What next for Belarus?
What can international investors expect amidst the political crisis?
August 28, 2020
The political crisis in Belarus shows no signs of abating. On the contrary, since the hotly-disputed and (as claimed by the EU, the US and others) fraudulent Presidential elections on August 9th, the opposition protests have continued to grow, both in volume and confidence. More than 200,000 people joined the largest ever protest rally in the country's history on August 16th.

To date, there seems to be a complete absence of dialogue between the two sides of the conflict. President Lukashenko and his team have refused to engage with the recently-formed opposition council, instead reverting to their traditional playbook, citing foreign interference and calling on Russia to help Belarus protect its sovereignty. President Putin this week declared that Russia is ready to provide military and law enforcement support to Belarus when and if the situation demands – a clear signal to the EU & US not to interfere in the Crisis.

Whatever the outcome of the protests, it seems apparent that the political model Belarus has followed since independence is withering before our very eyes and almost certainly will never recover. Belarus will be forced to undertake sweeping, fundamental changes, as it searches for a new path and is squeezed between the competing interests of the EU and Russia. This will likely bring a long period of instability, whether or not Lukashenko remains in power.

For many years, international investors into Belarus have been faced with a trade-off between the upside of political stability and the downside of accommodating an undemocratic administration. As this stability ebbs away, businesses will face a new dilemma: maintain ties with the current regime or, should it begin to appear that Lukashenko will indeed lose power, approach new political groups as they begin to emerge from the shadows, but without (at least yet) any official authority.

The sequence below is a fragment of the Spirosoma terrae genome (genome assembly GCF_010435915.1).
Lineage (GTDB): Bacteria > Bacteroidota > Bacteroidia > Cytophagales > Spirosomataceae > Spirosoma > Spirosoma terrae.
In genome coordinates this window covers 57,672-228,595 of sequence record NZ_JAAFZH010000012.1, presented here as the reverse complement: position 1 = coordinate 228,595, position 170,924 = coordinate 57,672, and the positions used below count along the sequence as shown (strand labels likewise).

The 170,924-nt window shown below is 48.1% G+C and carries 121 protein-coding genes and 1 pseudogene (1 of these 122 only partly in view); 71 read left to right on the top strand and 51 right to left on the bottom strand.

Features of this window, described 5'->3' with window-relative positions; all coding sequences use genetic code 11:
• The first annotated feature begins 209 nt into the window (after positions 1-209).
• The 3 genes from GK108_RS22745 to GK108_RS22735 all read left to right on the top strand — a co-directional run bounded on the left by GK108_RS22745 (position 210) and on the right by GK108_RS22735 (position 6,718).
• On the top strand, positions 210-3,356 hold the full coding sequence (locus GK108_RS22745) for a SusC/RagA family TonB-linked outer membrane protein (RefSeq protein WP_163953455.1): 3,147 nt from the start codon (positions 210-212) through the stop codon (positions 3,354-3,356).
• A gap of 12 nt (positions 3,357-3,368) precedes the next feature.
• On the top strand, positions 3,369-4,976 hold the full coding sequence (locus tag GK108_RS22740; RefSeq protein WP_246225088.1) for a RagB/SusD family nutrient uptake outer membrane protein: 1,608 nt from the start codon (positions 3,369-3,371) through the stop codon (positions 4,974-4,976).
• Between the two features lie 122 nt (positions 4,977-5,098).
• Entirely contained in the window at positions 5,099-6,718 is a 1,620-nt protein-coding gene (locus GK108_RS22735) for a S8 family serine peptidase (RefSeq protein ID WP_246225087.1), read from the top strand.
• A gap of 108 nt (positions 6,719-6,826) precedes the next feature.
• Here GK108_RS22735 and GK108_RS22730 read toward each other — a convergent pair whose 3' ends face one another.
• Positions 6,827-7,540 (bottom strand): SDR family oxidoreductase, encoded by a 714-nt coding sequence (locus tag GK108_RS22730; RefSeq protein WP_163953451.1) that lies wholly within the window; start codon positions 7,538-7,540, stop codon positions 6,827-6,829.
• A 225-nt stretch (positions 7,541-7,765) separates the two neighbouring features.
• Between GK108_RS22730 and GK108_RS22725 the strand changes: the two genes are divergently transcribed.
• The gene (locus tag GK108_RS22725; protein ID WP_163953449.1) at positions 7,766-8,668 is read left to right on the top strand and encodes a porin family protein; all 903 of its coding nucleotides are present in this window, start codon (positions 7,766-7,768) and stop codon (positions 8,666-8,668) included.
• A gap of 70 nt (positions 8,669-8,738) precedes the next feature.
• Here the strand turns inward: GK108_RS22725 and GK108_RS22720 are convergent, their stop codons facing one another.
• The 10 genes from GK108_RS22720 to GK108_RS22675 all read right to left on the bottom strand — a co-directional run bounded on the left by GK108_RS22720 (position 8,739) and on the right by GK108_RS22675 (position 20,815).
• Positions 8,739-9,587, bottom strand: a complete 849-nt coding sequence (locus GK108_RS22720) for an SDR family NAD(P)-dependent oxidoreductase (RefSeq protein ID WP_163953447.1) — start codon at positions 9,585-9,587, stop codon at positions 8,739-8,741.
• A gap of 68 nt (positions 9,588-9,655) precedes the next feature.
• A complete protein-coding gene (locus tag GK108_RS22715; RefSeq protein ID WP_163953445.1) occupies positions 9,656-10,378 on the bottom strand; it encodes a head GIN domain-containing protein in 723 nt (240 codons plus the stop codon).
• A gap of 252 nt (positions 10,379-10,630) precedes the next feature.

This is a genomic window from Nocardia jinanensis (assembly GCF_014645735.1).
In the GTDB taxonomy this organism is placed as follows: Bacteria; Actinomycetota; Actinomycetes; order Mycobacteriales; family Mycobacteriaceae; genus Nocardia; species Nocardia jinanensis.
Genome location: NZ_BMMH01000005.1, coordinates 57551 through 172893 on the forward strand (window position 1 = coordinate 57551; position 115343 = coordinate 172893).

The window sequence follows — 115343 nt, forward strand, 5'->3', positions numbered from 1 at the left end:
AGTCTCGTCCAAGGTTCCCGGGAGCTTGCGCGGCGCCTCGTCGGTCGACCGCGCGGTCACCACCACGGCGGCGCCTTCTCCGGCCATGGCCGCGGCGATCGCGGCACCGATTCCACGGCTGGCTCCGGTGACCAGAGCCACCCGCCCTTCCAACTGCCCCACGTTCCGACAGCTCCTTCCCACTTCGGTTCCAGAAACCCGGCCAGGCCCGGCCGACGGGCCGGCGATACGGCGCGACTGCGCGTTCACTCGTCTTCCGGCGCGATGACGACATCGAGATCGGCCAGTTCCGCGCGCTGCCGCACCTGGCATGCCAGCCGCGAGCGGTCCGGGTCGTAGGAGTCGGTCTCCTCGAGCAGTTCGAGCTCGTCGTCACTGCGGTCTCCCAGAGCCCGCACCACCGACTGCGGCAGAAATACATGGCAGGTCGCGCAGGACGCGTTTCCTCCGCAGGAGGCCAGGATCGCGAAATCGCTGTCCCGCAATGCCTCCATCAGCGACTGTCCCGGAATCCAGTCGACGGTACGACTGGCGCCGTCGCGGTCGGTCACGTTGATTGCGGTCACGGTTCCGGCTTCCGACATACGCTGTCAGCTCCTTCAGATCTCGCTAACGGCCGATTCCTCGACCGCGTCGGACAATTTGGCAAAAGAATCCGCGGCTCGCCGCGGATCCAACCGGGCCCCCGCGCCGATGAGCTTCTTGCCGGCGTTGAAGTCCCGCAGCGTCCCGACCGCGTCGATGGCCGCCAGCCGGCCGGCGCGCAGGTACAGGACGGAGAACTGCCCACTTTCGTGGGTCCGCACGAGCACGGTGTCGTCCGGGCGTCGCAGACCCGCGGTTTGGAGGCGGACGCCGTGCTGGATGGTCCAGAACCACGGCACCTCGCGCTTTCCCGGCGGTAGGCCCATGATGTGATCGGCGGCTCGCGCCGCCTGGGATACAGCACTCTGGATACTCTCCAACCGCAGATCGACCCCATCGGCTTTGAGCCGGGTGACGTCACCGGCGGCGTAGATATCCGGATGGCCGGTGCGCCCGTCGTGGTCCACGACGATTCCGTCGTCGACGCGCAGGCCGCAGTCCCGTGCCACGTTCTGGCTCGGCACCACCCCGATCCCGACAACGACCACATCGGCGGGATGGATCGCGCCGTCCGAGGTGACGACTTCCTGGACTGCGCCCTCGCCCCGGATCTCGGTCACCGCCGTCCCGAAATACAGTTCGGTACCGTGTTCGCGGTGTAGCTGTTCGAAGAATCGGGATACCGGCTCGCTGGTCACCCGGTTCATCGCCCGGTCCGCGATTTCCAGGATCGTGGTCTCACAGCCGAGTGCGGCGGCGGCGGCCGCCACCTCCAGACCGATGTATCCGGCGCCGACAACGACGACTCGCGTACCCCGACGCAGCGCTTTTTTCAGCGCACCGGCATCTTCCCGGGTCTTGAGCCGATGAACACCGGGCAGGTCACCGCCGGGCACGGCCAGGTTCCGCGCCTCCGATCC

This latter option will not be as straightforward as many might think. Any power transition will likely be messy and drawn out (Lukashenko already having essentially threatened to fight to the death to cling to power – a position we expect him to maintain unless, for example, there is a fracture among the elite or he is heavily pressured by Russia to undertake a managed transition to a chosen successor), and will see the polarization of political forces and the emergence of new and various groups of influence.

Should Lukashenko remain in power, we see Belarus moving even further towards political isolation, with even the pretence of democracy likely to be sacrificed. This could involve a much greater role for law enforcement agencies, closer relations with Russia and complete control of the business sector by the State. However, the country's geographic position, emboldened opposition and current climate of protest could mean such moves to greater centralization will backfire and cause even more instability and conflict moving forward.

Notwithstanding the pace at which this crisis is moving, we take a more detailed look at some of the implications for the international business community in Belarus, with a particular focus on how they will need to re-model their relationships with the current and any future administration.

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For further information on the subject of this memo please contact Yury Panasik, Partner, via y.panasik@kesarev.com